NAB’s crusade against corruption

The year 2014 can be considered the year of NAB’s rejuvenation in which many positive initiatives were taken

Asim Khan September 01, 2016
The author is a freelance writer with an interest in social issues of public importance

NAB is Pakistan’s apex anti-corruption organisation, which was established in 1999 and was assigned the responsibility of eliminating corruption. Headquartered in Islamabad and with eight regional offices located at Karachi, Peshawar, Lahore, Rawalpindi, Quetta, Multan and Sukkur, and a sub-office in Gilgit-Baltistan, it operates under the National Accountability Ordinance (NAO). Qamar Zaman Chaudhry, chairman of NAB, upon assuming office in 2013, had taken various measures to revamp the body and had chalked out an effective and comprehensive National Anti-Corruption Strategy (NACS) for eradication of corruption and corrupt practices from Pakistan. The NACS has been acknowledged by national and international organisations like PILDAT and Transparency International.

The year 2014 can be considered the year of NAB’s rejuvenation in which many positive initiatives were taken on the direction of the chairman to pursue corruption cases on merit and without any fear or favour under the enforcement strategy. With the strategy proving to be highly successful, NAB has decided to continue with it. The enforcement strategy’s salient features make it clear that it has all the ingredients to faciliate the nabbing of the corrupt. NAB is a complaint-driven organisation and its operations start functioning on the receipt of a written complaint about an alleged act of corruption and corrupt practices as defined under Section 9 of the NAO. The process is initiated with verification of the contents of the complaint and the applicability of the provisions of law. This process is called Complaint Verification wherein the complainant is called for confirming the complaint’s status and evidence available with him. Once it is determined that the alleged offence falls under the NAO and available material justifies further processing, NAB officers move on to the next step.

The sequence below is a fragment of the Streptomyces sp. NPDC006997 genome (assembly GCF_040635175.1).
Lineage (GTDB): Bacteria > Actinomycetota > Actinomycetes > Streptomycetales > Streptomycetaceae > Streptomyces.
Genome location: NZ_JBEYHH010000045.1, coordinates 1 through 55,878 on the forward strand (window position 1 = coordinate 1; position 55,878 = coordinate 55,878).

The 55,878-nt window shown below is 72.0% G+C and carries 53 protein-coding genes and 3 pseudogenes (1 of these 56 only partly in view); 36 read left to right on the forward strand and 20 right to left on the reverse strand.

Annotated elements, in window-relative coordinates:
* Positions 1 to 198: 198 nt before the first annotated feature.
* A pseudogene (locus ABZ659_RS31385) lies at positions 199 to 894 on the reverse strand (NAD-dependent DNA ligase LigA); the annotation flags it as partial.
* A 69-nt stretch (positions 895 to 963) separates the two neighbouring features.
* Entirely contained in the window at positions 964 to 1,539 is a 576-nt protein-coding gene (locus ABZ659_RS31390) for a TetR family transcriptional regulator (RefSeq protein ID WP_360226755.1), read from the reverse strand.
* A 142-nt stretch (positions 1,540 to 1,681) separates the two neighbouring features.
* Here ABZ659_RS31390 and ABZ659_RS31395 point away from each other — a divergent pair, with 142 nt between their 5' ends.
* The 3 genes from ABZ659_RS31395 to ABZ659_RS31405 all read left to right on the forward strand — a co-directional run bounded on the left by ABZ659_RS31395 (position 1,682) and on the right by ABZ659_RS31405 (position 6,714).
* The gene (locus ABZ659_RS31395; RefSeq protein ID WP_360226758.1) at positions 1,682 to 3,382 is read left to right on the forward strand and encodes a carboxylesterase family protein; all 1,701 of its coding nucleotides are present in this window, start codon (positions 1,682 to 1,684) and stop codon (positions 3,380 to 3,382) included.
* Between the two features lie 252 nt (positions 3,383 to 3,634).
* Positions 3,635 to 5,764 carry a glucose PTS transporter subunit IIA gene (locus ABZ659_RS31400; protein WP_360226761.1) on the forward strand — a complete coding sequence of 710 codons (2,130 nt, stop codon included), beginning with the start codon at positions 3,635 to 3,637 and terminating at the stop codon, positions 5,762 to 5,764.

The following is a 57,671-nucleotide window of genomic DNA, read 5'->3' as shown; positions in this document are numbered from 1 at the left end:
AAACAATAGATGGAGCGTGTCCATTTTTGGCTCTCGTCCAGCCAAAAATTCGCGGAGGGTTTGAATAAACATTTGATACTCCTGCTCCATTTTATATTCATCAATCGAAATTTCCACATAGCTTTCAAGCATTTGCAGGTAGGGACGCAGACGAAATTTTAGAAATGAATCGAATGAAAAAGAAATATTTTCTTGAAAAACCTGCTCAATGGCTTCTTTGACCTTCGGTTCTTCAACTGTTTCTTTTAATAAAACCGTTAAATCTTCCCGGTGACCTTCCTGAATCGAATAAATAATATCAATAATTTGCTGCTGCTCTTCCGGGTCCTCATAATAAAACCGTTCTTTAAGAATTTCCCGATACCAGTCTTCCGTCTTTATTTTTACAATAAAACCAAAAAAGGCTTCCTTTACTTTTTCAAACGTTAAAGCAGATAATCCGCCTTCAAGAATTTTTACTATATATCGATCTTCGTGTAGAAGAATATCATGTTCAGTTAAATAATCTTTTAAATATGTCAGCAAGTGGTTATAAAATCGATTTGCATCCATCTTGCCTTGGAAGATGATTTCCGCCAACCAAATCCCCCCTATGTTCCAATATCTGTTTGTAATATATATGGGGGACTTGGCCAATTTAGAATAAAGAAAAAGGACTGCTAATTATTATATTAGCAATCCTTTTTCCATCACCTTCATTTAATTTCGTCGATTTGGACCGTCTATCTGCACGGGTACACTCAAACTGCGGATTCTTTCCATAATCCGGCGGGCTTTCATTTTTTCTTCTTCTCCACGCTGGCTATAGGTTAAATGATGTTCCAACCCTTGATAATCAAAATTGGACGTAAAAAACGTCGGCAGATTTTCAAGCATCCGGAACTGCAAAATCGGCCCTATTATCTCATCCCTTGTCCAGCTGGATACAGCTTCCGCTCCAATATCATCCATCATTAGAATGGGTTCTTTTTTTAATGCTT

An inquiry under Section 18 of the NAO is authorised to confirm the committal of offence and collection of evidence to identify the alleged person(s) involved. The evidence collection process is supplemented by the recording of statements of witnesses and accused persons. The accused has the option of Voluntary Return (VR) at this stage to return the illegal gain and to avoid any fallout on his/her position in the form of conviction or any disqualification from holding public office. This whole process is completed after due deliberations at each level by giving consideration to the role of Combined Investigation Teams (CIT) and in the Regional Executive Board Meetings. NAB has rationalised the workload of its staff and timelines have been prescribed for efficient, effective and expeditious disposal of cases putting a maximum limit of 10 months — from complaint verification to inquiry to investigation and finally to filing a reference in an accountability court.